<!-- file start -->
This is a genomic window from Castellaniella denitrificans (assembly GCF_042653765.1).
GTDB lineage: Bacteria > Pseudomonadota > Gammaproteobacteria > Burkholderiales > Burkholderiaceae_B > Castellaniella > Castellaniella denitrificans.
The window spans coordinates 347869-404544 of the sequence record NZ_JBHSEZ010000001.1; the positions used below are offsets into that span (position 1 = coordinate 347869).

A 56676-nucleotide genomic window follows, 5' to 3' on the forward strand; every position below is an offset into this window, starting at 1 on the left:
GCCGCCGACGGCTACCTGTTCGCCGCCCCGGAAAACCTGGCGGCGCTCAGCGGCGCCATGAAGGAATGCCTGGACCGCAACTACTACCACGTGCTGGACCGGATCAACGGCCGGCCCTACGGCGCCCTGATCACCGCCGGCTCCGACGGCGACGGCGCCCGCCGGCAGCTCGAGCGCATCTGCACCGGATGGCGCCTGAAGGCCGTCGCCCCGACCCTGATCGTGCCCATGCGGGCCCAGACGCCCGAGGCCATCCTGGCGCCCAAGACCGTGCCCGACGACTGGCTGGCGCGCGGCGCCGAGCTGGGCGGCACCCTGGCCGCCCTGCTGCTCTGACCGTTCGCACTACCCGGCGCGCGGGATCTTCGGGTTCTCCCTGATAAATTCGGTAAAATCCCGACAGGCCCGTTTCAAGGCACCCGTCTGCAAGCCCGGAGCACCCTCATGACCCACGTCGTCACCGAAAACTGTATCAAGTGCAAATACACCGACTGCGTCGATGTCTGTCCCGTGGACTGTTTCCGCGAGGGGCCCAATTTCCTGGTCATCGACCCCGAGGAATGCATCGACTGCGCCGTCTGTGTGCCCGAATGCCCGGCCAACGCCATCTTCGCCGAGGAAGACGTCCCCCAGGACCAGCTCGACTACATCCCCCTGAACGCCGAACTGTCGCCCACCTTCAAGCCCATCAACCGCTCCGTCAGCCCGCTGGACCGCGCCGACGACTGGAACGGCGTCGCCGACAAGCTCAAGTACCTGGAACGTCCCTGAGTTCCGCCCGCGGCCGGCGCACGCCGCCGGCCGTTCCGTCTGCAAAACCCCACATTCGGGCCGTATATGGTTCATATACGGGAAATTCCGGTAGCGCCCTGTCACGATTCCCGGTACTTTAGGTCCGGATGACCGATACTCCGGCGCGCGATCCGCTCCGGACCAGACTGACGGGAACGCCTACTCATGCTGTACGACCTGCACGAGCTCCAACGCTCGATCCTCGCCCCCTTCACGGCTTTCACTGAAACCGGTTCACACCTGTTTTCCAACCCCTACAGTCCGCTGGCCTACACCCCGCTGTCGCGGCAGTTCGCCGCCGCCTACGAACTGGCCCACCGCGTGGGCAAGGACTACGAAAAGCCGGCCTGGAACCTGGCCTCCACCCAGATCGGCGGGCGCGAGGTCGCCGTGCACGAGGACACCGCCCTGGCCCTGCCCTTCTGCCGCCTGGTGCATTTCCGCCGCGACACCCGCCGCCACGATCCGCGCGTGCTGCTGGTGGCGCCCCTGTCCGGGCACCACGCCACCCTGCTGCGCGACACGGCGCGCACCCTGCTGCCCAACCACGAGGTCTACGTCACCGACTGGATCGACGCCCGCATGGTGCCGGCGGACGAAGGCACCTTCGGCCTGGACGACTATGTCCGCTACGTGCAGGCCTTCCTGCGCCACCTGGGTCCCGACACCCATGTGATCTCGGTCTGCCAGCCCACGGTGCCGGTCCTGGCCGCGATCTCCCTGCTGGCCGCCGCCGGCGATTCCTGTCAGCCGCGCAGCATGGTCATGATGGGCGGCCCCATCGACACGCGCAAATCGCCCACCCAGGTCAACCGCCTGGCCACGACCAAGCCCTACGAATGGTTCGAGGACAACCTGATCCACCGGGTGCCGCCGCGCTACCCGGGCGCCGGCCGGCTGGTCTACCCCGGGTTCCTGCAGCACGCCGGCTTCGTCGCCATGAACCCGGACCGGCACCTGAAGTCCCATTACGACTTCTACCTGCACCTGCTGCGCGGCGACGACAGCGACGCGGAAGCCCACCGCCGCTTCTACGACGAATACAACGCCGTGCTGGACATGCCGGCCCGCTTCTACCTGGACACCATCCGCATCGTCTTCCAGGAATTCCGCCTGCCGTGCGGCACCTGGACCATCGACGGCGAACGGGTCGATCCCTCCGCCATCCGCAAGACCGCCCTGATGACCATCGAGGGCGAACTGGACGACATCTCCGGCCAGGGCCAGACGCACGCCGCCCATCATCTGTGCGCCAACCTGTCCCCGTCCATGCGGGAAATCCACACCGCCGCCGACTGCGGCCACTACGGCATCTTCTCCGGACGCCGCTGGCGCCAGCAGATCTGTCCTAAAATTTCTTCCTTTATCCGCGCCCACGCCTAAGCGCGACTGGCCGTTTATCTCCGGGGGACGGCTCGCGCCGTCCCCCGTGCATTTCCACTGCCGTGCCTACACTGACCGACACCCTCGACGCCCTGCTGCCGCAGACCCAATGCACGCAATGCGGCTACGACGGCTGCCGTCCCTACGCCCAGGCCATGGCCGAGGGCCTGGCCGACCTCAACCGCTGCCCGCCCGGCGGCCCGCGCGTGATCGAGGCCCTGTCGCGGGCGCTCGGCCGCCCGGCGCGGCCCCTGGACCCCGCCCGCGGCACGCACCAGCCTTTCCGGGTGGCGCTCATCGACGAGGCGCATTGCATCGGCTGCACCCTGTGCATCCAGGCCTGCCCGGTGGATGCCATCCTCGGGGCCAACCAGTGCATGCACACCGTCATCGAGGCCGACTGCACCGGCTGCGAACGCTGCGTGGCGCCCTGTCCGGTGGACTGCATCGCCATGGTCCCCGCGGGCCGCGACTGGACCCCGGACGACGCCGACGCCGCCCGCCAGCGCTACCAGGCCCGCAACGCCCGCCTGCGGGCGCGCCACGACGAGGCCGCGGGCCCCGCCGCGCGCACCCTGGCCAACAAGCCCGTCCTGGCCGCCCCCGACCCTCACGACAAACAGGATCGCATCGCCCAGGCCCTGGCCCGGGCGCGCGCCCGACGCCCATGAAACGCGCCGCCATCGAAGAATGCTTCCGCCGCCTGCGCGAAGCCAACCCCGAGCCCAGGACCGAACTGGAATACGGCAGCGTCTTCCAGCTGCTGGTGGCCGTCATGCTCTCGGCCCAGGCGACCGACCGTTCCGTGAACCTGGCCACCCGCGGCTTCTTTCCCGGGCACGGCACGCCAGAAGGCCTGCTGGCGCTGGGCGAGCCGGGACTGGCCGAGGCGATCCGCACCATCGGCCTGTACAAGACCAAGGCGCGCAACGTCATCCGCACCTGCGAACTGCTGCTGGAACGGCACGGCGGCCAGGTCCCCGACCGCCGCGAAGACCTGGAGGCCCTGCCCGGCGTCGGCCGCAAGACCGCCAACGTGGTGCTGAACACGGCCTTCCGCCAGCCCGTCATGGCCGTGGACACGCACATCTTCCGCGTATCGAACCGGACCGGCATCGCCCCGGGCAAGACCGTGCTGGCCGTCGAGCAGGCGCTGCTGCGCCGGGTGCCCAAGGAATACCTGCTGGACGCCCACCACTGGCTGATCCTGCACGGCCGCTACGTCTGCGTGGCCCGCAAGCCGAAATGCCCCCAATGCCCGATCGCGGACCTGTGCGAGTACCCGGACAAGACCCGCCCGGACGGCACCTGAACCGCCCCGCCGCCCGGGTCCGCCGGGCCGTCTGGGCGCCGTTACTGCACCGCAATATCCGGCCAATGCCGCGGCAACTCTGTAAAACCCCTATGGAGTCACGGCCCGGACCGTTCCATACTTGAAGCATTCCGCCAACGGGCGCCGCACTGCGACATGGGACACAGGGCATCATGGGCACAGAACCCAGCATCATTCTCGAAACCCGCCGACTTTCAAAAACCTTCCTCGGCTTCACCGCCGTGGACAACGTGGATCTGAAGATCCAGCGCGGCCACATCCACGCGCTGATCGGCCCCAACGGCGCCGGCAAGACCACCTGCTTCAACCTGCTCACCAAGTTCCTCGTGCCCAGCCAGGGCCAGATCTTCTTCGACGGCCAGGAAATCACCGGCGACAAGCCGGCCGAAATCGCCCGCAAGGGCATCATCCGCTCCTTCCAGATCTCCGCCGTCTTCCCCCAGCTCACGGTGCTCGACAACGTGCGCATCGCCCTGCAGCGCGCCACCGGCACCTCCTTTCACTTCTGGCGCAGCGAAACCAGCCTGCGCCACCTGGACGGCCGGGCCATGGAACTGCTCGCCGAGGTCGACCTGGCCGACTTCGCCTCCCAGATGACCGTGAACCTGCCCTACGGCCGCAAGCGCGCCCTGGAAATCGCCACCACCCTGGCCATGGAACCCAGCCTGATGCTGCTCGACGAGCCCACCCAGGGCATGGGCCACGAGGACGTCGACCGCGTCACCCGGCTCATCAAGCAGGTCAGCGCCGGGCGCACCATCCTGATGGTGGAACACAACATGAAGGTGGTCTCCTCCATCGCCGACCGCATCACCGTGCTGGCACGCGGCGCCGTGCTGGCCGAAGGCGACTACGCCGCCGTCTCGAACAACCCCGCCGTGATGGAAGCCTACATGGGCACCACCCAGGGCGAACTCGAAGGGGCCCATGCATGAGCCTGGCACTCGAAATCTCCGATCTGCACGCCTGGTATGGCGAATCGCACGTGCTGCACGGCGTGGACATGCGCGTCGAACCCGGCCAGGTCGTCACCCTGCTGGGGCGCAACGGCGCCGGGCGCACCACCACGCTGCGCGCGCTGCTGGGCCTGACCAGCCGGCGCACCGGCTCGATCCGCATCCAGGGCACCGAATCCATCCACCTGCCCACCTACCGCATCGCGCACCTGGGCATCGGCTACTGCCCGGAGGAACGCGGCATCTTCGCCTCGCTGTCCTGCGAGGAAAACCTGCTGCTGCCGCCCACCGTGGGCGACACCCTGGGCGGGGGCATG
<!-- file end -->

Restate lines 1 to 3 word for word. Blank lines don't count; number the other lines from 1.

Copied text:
This is a genomic window from Castellaniella denitrificans (assembly GCF_042653765.1).
GTDB lineage: Bacteria > Pseudomonadota > Gammaproteobacteria > Burkholderiales > Burkholderiaceae_B > Castellaniella > Castellaniella denitrificans.
The window spans coordinates 347869-404544 of the sequence record NZ_JBHSEZ010000001.1; the positions used below are offsets into that span (position 1 = coordinate 347869).